It happens like this: The election result in Greece means pro-austerity parties lack the parliamentary support and the moral authority to govern. Demands from Athens for the tough bailout conditions to be softened are turned down flat by the IMF, the European Central Bank and the European Commission.
Political impasse in Greece leads to a second general election being called for next month. German Chancellor Angela Merkel makes it clear the next tranche of cash to keep Greek banks and the Greek state solvent will not be given unless the plan is adhered to in full. The strains on the single currency become intolerable — Greece leaves the euro and defaults, starting the process by which monetary union unravels.
In May 2010, when British Prime Minister David Cameron and British Deputy Prime Minister Nick Clegg were negotiating the terms of their coalition agreement and Greece received its first package of financial support, the idea that Europe was about to be gripped by a crisis that would put monetary union in peril was ridiculed. Today, as the euro falls on foreign exchanges, the Greek stock market plunges and investors pile into the safe haven of German bonds, it no longer seems quite so far-fetched.
The jittery mood in the markets reflects the fear that the turmoil of the past five years — the sub-prime crisis, the near-death experience of the banks, the deepest slump since the Great Depression, the sovereign debt crisis — is about to reach a climax over the coming months, with a battle for the euro’s very survival.
For two years, Europe has been force-fed a diet of unrelenting austerity. The crisis began in the private sector — in over-leveraged banks and wild financial speculation — but such was its impact on consumer spending, investment and trade that governments have seen their public finances dive deep into the red. Spending cuts have been imposed, pensions have been made less generous and taxes have gone up.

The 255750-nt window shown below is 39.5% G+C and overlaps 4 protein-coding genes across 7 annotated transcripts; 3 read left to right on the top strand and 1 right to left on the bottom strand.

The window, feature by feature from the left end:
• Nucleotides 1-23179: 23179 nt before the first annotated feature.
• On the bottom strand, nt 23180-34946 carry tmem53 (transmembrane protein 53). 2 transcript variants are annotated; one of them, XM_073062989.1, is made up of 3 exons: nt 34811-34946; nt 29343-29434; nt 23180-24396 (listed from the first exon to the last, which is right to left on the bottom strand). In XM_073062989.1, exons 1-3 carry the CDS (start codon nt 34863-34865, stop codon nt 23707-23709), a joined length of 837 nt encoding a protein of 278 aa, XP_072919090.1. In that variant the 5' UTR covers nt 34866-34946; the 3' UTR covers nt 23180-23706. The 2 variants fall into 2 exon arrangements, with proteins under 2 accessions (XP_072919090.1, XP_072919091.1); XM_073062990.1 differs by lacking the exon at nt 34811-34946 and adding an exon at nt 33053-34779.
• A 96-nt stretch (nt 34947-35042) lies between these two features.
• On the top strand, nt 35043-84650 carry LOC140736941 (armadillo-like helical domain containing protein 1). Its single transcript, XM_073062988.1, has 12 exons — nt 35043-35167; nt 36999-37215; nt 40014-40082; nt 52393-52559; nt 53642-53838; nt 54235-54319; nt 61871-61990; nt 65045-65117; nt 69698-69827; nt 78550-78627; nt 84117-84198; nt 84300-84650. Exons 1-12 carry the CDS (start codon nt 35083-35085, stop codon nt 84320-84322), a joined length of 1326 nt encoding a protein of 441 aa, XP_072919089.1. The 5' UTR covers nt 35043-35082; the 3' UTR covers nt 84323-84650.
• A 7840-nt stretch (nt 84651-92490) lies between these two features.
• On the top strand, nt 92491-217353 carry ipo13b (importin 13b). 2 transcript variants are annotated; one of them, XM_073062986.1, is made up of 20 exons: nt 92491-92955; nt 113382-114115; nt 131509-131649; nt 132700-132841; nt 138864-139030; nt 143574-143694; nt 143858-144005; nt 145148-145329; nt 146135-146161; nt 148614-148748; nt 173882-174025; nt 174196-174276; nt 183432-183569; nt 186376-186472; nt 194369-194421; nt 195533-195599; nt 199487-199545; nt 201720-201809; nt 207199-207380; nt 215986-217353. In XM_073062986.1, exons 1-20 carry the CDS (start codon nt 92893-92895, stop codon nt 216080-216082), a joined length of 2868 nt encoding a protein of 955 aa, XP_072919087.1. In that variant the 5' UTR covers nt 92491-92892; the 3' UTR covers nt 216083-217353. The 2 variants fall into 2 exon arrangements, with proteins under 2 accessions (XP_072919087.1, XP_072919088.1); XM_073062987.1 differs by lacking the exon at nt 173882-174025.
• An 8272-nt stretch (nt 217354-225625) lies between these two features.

The policy has been an economic disaster. Growth has collapsed, unemployment has soared and — unsurprisingly — budget deficits have been much bigger than forecast.
Election results from France and Greece show that it has also been a political disaster — voters have decisively rejected euro-sadism and made it clear they want their politicians to chart a different course. Democracy has trumped austerity.
In the fantasy world of policymakers in Brussels, the eurozone would fast-track to full fiscal union, but there is no realistic chance of this happening any time soon. Nor does there seem much prospect of ameliorating austerity, with a growth strategy that would give the more vulnerable countries a fighting chance of meeting the currently unrealistic deficit reduction targets.
French president-elect Francois Hollande may be talking about “a new start,” but his slogan finds no real echo in Berlin, where the German government is insisting that last weekend’s elections change nothing of substance. To be sure, Merkel has emphasized the need for growth in her message of congratulation to the new French president, but while the rhetoric may change, the German policy stance promises to be unflinching.
Greece, according to Merkel, must grind its way through its structural adjustment program and France must adhere to the fiscal compact thrashed out late last year — there will be no eurobonds to transfer resources from rich to poor parts of the eurozone and no extension of the European Central Bank’s remit so that it can emulate the quantitative easing programs of the US Federal Reserve and the Bank of England.